“My daughter has…”

“My daughter has…”

Church is a place for quietness, reflection, thought and prayer.  It also provides a wonderful opportunity for context, taking consideration of things much larger than worldly ones as perspective for one’s life and how it is lived.  Context comes in other ways, too.

We usually sit close to her in church, not for any particular reason other than that we like the same area of church from which to observe and participate.  There are times to say hello in special ways:  one is at the beginning of Mass when everyone is invited to greet others around them, and the second is before Communion when the sign of peace is shared with others.  Both opportunities tend to provoke hugs and kisses for family members, and handshakes and well wishes for others.  Yesterday, the first opportunity provided context, too.

During the “good morning” phase, the woman who regularly sits close to us responded to “Good morning, how are you?” with “My daughter was diagnosed with pancreatic cancer.”  It was a simple statement:  clear and profound, but not dramatic.  The priest started with the opening prayer almost immediately after she finished the sentence.  No time, nor need, to dwell on her words.  It was hard to tell whether she was numb, shell shocked or stoical.  Mass continued.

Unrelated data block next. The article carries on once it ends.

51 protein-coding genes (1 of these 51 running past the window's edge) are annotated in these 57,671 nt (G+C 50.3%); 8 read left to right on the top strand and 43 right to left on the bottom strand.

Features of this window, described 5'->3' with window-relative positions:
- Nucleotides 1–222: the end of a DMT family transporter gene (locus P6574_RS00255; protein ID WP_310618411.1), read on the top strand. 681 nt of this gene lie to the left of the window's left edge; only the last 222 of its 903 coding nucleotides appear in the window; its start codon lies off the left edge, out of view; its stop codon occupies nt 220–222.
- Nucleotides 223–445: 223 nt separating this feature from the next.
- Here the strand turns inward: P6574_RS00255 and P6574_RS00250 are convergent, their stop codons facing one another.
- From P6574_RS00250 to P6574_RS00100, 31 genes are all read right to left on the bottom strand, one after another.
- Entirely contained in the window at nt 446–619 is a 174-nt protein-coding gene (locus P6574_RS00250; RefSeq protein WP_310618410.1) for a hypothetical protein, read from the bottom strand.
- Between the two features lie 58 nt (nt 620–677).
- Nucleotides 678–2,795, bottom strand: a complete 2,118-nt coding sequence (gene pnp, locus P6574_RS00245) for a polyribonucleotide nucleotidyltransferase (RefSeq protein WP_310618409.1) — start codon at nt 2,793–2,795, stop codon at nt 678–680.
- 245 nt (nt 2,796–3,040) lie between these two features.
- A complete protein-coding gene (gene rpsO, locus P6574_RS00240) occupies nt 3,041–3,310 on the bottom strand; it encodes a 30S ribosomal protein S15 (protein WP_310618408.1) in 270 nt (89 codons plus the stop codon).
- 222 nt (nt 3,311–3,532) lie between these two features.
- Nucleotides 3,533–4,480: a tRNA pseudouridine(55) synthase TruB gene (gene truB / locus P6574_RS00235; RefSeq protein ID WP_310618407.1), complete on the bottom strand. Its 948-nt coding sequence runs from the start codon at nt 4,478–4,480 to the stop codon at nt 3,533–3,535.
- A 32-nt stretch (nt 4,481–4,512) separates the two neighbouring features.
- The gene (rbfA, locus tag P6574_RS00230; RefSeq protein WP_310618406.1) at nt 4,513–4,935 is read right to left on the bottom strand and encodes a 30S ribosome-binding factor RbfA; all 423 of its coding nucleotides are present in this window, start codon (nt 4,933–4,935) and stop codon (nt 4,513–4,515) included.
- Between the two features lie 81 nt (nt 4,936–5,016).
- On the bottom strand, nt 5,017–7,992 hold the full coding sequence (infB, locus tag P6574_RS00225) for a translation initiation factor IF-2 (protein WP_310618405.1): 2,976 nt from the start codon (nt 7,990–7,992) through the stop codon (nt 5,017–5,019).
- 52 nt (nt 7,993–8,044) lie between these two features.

At the second opportunity for greeting about midway through Mass, a hug was shared.  

Vulnerability is a powerful thing:  it builds connections and understanding. The contexts gained in sharing are powerful, indeed.  They remind us of perspectives, what is important and that, for everyone, mortal life has a beginning and an end.  In between, we should be able to count on each other.

Listen.  Hug.  Life is short and not easy for anyone.

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